Like most stories in Southeast Alaska that aren’t pulled out of the water or brought in on a cruise ship, this one starts here.
The abandoned pulp mill at Ward Cove is a far cry from what it looked like in its heyday, when it employed more than 500 people. Most of these cavernous buildings are in ruin now, the sounds of machinery replaced by the distant echo of trickling water.
But the pulp mill’s legacy is still felt in Ketchikan more than 15 years after it closed in 1997. If you’ve heard any of the debate about potential cuts to the Ketchikan Gateway Borough’s School District, you’ve felt that legacy.
“When a community loses its middle class, the results of that are absolutely devastating,” says Ed Zastrow.
From the engineering floor to top level administration, Ed Zastrow wore many hats at the mill when it was the lifeblood of the community here. He remembers a time when the mill would pay for the uniforms of the local softball team or help to pay a kid’s college costs with no strings attached.
Perhaps even more vital to the community was a 1908 federal policy that shared the profits from this mill, and others like it, to the communities they were in. Under that arrangement, twenty-five percent of the revenues raised from timber sales went to pay for local schools.
But as Ketchikan knows all too well, when the logging left, so did the money. The federal government helped to reimburse communities for the loss of their access to national forests with a program known as the Secure Rural Schools and Community Self-Determination Act of 2000. That program worked, for a while. Last year, school districts in the United States, mostly in the West, received almost 350 million dollars from Secure Rural Schools.
But now, due to constant budget battles in Washington, schools in the Ketchikan Gateway Borough may finally be out of luck.
Senator Lisa Murkowski specifically addressed Southeast a recent hearing of the Senate Committee on Energy and Natural Resources.
“The federal government is broke here, we need to find longer term solutions so we don’t go from year to year with the anxiety, the stress I hear from my communities,” Murkowski said at the hearing. “Boy oh boy, you’ve gotta have something here, you’ve got to have some way for these communities to survive. Otherwise they might go the way you have suggested that they might, which is turn into ghost towns, and that’s not a solution I think we would support.”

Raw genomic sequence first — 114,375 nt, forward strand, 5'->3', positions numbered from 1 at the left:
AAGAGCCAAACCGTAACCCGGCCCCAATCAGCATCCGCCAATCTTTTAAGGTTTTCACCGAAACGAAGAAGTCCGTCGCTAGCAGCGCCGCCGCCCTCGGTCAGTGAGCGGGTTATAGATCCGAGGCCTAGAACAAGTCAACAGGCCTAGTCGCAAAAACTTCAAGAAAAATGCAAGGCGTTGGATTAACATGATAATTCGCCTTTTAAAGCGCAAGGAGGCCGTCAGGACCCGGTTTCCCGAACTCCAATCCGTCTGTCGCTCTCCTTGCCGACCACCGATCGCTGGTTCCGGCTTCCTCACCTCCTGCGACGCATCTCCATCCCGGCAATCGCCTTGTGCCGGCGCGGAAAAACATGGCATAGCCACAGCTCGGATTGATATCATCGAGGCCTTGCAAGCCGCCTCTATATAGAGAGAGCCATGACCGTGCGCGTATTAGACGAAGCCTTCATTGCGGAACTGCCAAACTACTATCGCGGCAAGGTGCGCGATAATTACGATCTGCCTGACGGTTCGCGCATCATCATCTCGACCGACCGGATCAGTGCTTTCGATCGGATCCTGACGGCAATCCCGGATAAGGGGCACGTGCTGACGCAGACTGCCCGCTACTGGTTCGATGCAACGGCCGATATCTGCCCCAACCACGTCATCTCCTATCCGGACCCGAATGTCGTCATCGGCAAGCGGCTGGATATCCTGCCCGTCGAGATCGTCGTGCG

Secure Rural Schools was due to expire last year, but received a last minute extension in July that helped to avert a fiscal disaster in Ketchikan; schools here received an injection of more than a million dollars last year from the program.
Senator Ron Wyden, who chairs the Energy and Natural Resources committee, has publicly committed to extending Secure Rural Schools again until a long term solution can be found. But most people involved with the budgetary process here in Ketchikan are moving ahead under the assumption that the budget gridlock in Washington will finally kill Secure Rural Schools.
“You say you’ve got this federal policy that says you can’t harvest in the Tongass because we’re just saying you can’t harvest in the Tongass,” said Murkowski. “And you have no place to go for your tax base, and you say this is going to be a temporary program until you can transition, the question is what do you transition to, where do you go?”
The trickle down of cuts from Washington to the borough to schools in Ketchikan is the source of most of the angst among parents, teachers and citizens.
Ending Secure Rural Schools, along with another federal program that compensates the borough for all the federal land in the area, will result in a whopping $2.2 million dollar hit to funds the borough gives to the school district every year. The borough has pledged to absorb most of that cut by using reserve funds.
But the Borough Assembly still plans to pass along a $600,000 cut to the school district. From there, the School Board will have to decide what is actually taken away.
A question sometimes asked, including by Senator Lisa Murkowski at the most recent Natural Resources Committee hearing, is this: if Secure Rural Schools was designed to compensate timber-dependent communities for increased regulation on national forests, will those communities be able to access the timber now that Secure Rural Schools is going away?
State Representative Peggy Wilson, who represents Ketchikan and Wrangell, is pessimistic, and just a tad critical of the political maneuvering in Washington.
“We don’t have control over what they’re doing right now and they very much want to stop economic development,” said Wilson. “Especially in Alaska, because they want to save Alaska for the rest of the United States, for people who have never been here and probably never will be here.”
Making matters worse, the Obama administration recently announced that due to sequestration, some of the funds allocated to states from last year’s Secure Rural School payments will have to be reimbursed to the federal government. Whether those funds will be retroactively taken out of the state’s reserves or passed on to the boroughs ultimately lies with Governor Parnell.
In the meantime, Ed Zastrow — who also served as city mayor for a time — says that unless Ketchikan begins to recapture some of the industry that once made this place so prosperous, the city will never again see the kind of middle class it once had.
“The amount of patronism to a bar or that type of thing, or dancing or [being] out on the town, ranging right down to can you find a shoe store to find a set of shoes fitted to your foot,” says Zastrow. “Can you really go uptown if you’re married and buy a nice dress for the missus if she’s out of those 4, 5, 6 sizes. Those things are gone because we lost our middle class. Until we get out middle class back we can pretty well enjoy the status we’re at right now.”